The secondary care diagnostic interval (SCDI) is the period of time, in days, from a patient’s first interaction with secondary care, which can be a referral, appointment or diagnostic test, to their cancer diagnosis. A short SCDI is not necessarily better, as it may represent the presence of clear symptoms or advanced disease, which result in a quicker cancer diagnosis.
In partnership with Cancer Research UK, PHE has published new data showing the SCDIs for cancer patients in England diagnosed in 2014-2015. The data, from PHE’s National Cancer Registration and Analysis Service (NCRAS) was used to calculate this interval for the first time for nearly all patients with 25 different cancers – including breast, colorectal and liver cancer.
SCDI data can be viewed and downloaded from an online tool, which displays different cancer types by demographic factors and Cancer Alliance. Using this tool, we are now able to understand how these intervals vary across different stages of disease, age, sex, ethnicity, comorbidities, levels of deprivation, routes to diagnosis and in different parts of England, to support initiatives to diagnose cancer faster within the NHS.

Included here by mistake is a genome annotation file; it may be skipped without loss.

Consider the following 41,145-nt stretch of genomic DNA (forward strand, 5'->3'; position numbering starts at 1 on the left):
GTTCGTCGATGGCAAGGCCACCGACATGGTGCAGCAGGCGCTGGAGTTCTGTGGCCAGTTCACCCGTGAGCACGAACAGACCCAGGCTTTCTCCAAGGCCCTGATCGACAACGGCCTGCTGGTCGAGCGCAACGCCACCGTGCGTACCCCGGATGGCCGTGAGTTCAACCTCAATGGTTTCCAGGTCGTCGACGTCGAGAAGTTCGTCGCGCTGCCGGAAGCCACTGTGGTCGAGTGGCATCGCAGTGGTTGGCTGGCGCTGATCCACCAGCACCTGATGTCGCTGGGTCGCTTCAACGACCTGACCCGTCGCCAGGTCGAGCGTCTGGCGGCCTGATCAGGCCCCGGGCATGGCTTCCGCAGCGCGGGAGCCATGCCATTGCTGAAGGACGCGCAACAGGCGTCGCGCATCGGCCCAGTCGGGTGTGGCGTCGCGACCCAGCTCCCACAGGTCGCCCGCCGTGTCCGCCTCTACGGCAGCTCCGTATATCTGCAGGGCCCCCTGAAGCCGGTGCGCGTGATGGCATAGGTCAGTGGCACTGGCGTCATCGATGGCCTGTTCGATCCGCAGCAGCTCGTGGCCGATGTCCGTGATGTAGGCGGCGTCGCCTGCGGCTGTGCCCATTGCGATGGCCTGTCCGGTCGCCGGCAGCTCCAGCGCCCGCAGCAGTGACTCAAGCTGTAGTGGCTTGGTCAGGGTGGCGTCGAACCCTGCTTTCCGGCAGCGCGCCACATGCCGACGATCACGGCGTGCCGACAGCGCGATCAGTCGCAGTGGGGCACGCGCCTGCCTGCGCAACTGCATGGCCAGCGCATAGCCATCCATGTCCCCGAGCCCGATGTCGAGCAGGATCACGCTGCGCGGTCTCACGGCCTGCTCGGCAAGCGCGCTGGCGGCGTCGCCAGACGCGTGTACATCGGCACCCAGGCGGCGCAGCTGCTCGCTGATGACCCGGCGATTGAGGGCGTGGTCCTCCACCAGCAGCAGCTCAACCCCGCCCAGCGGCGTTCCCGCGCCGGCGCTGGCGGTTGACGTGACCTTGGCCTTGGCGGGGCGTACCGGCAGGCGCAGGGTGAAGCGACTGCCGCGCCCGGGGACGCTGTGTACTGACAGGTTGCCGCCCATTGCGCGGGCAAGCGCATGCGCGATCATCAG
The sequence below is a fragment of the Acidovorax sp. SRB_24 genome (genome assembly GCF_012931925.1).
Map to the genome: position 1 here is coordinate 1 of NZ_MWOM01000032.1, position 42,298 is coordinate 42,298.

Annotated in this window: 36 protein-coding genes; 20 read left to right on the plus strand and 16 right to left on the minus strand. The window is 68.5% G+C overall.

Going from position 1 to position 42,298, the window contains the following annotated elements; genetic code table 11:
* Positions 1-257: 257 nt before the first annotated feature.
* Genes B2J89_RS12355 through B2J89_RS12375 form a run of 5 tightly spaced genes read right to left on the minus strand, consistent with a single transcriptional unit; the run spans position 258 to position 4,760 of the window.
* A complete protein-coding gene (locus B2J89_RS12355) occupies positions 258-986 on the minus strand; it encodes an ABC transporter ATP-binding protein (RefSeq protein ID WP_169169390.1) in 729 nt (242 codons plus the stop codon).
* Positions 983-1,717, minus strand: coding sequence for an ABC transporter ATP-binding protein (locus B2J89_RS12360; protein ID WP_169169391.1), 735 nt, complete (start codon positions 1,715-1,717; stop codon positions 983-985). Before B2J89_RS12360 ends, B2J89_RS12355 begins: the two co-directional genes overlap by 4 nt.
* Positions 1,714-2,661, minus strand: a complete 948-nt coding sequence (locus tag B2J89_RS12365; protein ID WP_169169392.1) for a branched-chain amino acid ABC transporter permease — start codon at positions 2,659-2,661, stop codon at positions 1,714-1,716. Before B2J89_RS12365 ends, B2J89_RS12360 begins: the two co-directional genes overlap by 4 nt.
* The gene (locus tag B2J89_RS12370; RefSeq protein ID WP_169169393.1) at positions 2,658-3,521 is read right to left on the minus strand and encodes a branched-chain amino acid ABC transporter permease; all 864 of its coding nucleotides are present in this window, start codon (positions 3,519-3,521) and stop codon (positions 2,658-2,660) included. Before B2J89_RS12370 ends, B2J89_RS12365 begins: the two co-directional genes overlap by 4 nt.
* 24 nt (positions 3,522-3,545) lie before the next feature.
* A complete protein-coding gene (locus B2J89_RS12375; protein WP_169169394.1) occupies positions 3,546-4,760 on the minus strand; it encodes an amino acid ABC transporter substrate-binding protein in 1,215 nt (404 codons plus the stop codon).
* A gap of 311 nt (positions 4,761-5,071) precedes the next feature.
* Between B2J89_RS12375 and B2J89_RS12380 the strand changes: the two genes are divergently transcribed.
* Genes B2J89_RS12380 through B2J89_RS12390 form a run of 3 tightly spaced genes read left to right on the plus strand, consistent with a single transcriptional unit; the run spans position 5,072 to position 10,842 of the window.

This blog outlines 7 things we have learnt from the data.
1. Patients diagnosed after a routine GP referral or via outpatients experience the longest intervals
There is considerable interval variation by different routes to diagnosis. Patients diagnosed via routine GP referrals and outpatients have the longest intervals for all cancers, with the exception of acute lymphoblastic leukaemia, for which Two Week Waits and routine GP referrals are the longest. Patients diagnosed via emergency and inpatients have the shortest intervals for all cancers, apart from breast cancer, for which where emergency and screening patients have the shortest intervals.
Patients diagnosed following an emergency are typically more unwell with more pronounced symptoms, leading to quicker diagnoses. This route is associated with worse outcomes.